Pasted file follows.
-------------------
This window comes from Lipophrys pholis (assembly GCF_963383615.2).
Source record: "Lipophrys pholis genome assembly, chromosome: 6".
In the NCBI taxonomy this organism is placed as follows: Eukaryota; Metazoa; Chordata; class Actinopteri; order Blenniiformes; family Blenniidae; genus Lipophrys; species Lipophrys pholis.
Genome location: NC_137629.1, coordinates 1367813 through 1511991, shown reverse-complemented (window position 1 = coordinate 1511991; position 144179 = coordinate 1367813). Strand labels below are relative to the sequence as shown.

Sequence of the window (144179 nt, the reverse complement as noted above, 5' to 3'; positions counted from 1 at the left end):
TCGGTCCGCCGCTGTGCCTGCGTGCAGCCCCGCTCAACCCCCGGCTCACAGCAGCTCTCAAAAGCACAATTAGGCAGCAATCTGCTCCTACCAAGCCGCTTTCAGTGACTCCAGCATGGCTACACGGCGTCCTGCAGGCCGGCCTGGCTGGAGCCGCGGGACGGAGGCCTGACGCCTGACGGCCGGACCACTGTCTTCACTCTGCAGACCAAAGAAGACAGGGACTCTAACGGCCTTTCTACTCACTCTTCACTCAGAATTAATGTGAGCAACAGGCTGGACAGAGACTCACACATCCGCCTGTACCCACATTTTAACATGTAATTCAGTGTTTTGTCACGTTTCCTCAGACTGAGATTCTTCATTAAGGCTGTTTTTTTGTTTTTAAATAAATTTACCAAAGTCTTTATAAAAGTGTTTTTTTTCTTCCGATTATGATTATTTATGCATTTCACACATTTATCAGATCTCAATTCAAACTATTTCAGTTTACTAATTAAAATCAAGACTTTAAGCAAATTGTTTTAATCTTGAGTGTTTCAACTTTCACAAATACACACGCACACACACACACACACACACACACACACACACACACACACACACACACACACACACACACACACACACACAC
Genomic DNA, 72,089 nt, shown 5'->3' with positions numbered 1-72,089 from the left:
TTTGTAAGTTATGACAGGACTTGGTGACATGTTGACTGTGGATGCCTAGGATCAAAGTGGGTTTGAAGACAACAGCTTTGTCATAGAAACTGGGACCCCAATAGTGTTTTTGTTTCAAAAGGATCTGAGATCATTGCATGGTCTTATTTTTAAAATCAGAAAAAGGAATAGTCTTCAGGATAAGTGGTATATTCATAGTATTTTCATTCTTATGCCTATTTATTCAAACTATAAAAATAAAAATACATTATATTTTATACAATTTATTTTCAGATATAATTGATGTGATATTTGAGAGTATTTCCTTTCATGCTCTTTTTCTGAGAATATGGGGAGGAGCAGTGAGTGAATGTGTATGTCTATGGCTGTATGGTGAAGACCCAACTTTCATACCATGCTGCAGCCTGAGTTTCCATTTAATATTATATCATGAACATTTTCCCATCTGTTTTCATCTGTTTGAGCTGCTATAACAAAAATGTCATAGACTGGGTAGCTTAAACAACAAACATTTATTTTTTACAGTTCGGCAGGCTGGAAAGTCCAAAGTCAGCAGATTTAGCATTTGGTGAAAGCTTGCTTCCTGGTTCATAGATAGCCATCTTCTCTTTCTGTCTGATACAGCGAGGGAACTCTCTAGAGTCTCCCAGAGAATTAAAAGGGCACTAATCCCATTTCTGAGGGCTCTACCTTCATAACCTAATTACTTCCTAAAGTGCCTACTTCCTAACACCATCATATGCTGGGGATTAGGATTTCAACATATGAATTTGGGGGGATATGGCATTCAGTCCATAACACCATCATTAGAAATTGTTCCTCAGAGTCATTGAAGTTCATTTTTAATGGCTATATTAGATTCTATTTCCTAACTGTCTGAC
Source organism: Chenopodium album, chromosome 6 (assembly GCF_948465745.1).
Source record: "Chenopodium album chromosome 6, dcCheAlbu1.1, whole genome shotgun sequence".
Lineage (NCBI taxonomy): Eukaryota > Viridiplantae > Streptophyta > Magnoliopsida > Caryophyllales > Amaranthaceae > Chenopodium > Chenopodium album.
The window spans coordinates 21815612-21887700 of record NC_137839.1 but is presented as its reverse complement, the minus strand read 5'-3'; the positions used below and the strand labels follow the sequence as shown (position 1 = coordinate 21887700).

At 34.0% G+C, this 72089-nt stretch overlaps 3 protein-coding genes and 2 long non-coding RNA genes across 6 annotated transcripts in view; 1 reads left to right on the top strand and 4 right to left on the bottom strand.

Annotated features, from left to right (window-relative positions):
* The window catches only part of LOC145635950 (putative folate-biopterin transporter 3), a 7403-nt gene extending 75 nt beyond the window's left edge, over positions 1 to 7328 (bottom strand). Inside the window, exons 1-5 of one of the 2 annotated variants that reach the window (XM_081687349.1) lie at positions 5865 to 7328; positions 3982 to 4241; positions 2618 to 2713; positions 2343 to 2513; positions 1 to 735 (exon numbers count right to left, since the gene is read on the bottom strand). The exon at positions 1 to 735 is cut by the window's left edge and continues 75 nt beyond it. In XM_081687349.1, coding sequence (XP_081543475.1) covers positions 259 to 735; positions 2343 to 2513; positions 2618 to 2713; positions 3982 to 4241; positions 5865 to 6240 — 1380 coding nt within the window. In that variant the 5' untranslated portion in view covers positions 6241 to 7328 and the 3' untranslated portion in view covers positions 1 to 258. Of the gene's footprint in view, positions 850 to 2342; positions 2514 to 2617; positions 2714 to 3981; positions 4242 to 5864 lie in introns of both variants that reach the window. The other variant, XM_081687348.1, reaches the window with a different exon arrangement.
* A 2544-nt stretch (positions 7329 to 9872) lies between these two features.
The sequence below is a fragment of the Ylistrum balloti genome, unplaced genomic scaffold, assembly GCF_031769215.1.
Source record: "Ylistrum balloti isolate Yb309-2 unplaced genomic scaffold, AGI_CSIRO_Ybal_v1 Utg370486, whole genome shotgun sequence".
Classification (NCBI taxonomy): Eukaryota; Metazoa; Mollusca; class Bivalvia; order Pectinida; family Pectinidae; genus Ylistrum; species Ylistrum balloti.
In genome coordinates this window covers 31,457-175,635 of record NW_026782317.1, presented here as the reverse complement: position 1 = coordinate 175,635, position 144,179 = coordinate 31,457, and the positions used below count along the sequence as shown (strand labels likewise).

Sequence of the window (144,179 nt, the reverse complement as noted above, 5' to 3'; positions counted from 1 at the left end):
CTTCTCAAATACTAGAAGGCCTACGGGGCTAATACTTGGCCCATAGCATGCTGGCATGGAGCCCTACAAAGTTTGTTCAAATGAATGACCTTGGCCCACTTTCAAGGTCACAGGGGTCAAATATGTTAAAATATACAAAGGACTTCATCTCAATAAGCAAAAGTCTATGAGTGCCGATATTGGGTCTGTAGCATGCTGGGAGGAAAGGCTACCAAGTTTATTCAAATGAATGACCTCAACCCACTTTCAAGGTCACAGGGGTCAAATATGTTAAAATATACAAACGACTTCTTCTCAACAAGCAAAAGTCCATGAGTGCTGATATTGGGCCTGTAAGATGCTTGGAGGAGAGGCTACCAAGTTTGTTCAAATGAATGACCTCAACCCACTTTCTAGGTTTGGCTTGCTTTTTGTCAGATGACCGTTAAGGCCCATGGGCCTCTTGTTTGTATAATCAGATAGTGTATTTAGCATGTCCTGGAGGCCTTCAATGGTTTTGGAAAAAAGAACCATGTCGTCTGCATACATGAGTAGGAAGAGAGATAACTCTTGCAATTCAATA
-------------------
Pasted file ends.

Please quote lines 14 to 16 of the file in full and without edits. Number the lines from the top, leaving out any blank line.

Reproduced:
Annotated features, from left to right (window-relative positions):
* The window catches only part of LOC145635950 (putative folate-biopterin transporter 3), a 7403-nt gene extending 75 nt beyond the window's left edge, over positions 1 to 7328 (bottom strand). Inside the window, exons 1-5 of one of the 2 annotated variants that reach the window (XM_081687349.1) lie at positions 5865 to 7328; positions 3982 to 4241; positions 2618 to 2713; positions 2343 to 2513; positions 1 to 735 (exon numbers count right to left, since the gene is read on the bottom strand). The exon at positions 1 to 735 is cut by the window's left edge and continues 75 nt beyond it. In XM_081687349.1, coding sequence (XP_081543475.1) covers positions 259 to 735; positions 2343 to 2513; positions 2618 to 2713; positions 3982 to 4241; positions 5865 to 6240 — 1380 coding nt within the window. In that variant the 5' untranslated portion in view covers positions 6241 to 7328 and the 3' untranslated portion in view covers positions 1 to 258. Of the gene's footprint in view, positions 850 to 2342; positions 2514 to 2617; positions 2714 to 3981; positions 4242 to 5864 lie in introns of both variants that reach the window. The other variant, XM_081687348.1, reaches the window with a different exon arrangement.
* A 2544-nt stretch (positions 7329 to 9872) lies between these two features.